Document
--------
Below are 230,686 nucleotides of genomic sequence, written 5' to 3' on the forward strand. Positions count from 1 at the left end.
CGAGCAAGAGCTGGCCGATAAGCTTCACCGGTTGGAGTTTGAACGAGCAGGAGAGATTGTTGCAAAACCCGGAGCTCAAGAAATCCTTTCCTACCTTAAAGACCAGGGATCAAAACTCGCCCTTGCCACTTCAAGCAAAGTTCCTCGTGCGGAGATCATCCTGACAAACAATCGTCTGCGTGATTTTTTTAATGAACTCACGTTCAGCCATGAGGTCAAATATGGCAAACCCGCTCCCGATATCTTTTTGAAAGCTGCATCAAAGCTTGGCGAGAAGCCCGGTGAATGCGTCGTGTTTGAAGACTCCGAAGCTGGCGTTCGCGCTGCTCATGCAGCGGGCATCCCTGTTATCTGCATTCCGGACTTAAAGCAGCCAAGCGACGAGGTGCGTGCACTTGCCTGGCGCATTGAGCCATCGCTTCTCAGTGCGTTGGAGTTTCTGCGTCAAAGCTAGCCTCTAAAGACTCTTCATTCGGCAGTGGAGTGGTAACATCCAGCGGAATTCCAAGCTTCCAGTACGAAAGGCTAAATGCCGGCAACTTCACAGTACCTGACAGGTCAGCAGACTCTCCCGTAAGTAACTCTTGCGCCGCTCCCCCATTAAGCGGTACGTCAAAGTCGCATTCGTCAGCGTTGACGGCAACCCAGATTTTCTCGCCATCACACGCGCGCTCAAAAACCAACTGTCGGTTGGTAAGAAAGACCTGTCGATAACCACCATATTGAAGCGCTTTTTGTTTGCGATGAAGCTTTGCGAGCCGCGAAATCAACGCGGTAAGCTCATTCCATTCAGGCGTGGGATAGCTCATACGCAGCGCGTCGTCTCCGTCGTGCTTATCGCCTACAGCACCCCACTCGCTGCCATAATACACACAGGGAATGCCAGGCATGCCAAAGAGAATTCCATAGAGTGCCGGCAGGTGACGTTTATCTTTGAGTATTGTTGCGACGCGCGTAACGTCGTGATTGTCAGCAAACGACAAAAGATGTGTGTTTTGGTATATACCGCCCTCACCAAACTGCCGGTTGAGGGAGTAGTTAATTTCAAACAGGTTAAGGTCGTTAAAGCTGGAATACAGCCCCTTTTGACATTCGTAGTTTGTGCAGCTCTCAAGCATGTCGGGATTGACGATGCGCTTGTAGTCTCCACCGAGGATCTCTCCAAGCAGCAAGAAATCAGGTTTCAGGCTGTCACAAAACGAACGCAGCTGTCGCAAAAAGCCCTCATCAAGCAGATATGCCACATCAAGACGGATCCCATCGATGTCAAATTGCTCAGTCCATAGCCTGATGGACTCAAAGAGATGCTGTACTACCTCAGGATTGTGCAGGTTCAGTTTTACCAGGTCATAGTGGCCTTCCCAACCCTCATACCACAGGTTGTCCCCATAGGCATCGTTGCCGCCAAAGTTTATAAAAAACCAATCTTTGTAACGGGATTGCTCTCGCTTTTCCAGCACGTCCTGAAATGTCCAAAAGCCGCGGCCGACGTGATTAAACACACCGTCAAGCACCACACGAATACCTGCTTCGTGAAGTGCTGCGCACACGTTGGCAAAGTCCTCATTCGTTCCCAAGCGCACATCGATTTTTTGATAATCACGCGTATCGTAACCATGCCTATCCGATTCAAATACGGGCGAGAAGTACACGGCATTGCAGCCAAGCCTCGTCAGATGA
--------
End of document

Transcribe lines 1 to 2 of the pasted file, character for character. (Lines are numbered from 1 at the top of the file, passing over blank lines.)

Below are 230,686 nucleotides of genomic sequence, written 5' to 3' on the forward strand. Positions count from 1 at the left end.
CGAGCAAGAGCTGGCCGATAAGCTTCACCGGTTGGAGTTTGAACGAGCAGGAGAGATTGTTGCAAAACCCGGAGCTCAAGAAATCCTTTCCTACCTTAAAGACCAGGGATCAAAACTCGCCCTTGCCACTTCAAGCAAAGTTCCTCGTGCGGAGATCATCCTGACAAACAATCGTCTGCGTGATTTTTTTAATGAACTCACGTTCAGCCATGAGGTCAAATATGGCAAACCCGCTCCCGATATCTTTTTGAAAGCTGCATCAAAGCTTGGCGAGAAGCCCGGTGAATGCGTCGTGTTTGAAGACTCCGAAGCTGGCGTTCGCGCTGCTCATGCAGCGGGCATCCCTGTTATCTGCATTCCGGACTTAAAGCAGCCAAGCGACGAGGTGCGTGCACTTGCCTGGCGCATTGAGCCATCGCTTCTCAGTGCGTTGGAGTTTCTGCGTCAAAGCTAGCCTCTAAAGACTCTTCATTCGGCAGTGGAGTGGTAACATCCAGCGGAATTCCAAGCTTCCAGTACGAAAGGCTAAATGCCGGCAACTTCACAGTACCTGACAGGTCAGCAGACTCTCCCGTAAGTAACTCTTGCGCCGCTCCCCCATTAAGCGGTACGTCAAAGTCGCATTCGTCAGCGTTGACGGCAACCCAGATTTTCTCGCCATCACACGCGCGCTCAAAAACCAACTGTCGGTTGGTAAGAAAGACCTGTCGATAACCACCATATTGAAGCGCTTTTTGTTTGCGATGAAGCTTTGCGAGCCGCGAAATCAACGCGGTAAGCTCATTCCATTCAGGCGTGGGATAGCTCATACGCAGCGCGTCGTCTCCGTCGTGCTTATCGCCTACAGCACCCCACTCGCTGCCATAATACACACAGGGAATGCCAGGCATGCCAAAGAGAATTCCATAGAGTGCCGGCAGGTGACGTTTATCTTTGAGTATTGTTGCGACGCGCGTAACGTCGTGATTGTCAGCAAACGACAAAAGATGTGTGTTTTGGTATATACCGCCCTCACCAAACTGCCGGTTGAGGGAGTAGTTAATTTCAAACAGGTTAAGGTCGTTAAAGCTGGAATACAGCCCCTTTTGACATTCGTAGTTTGTGCAGCTCTCAAGCATGTCGGGATTGACGATGCGCTTGTAGTCTCCACCGAGGATCTCTCCAAGCAGCAAGAAATCAGGTTTCAGGCTGTCACAAAACGAACGCAGCTGTCGCAAAAAGCCCTCATCAAGCAGATATGCCACATCAAGACGGATCCCATCGATGTCAAATTGCTCAGTCCATAGCCTGATGGACTCAAAGAGATGCTGTACTACCTCAGGATTGTGCAGGTTCAGTTTTACCAGGTCATAGTGGCCTTCCCAACCCTCATACCACAGGTTGTCCCCATAGGCATCGTTGCCGCCAAAGTTTATAAAAAACCAATCTTTGTAACGGGATTGCTCTCGCTTTTCCAGCACGTCCTGAAATGTCCAAAAGCCGCGGCCGACGTGATTAAACACACCGTCAAGCACCACACGAATACCTGCTTCGTGAAGTGCTGCGCACACGTTGGCAAAGTCCTCATTCGTTCCCAAGCGCACATCGATTTTTTGATAATCACGCGTATCGTAACCATGCCTATCCGATTCAAATACGGGCGAGAAGTACACGGCATTGCAGCCAAGCCTCGTCAGATGA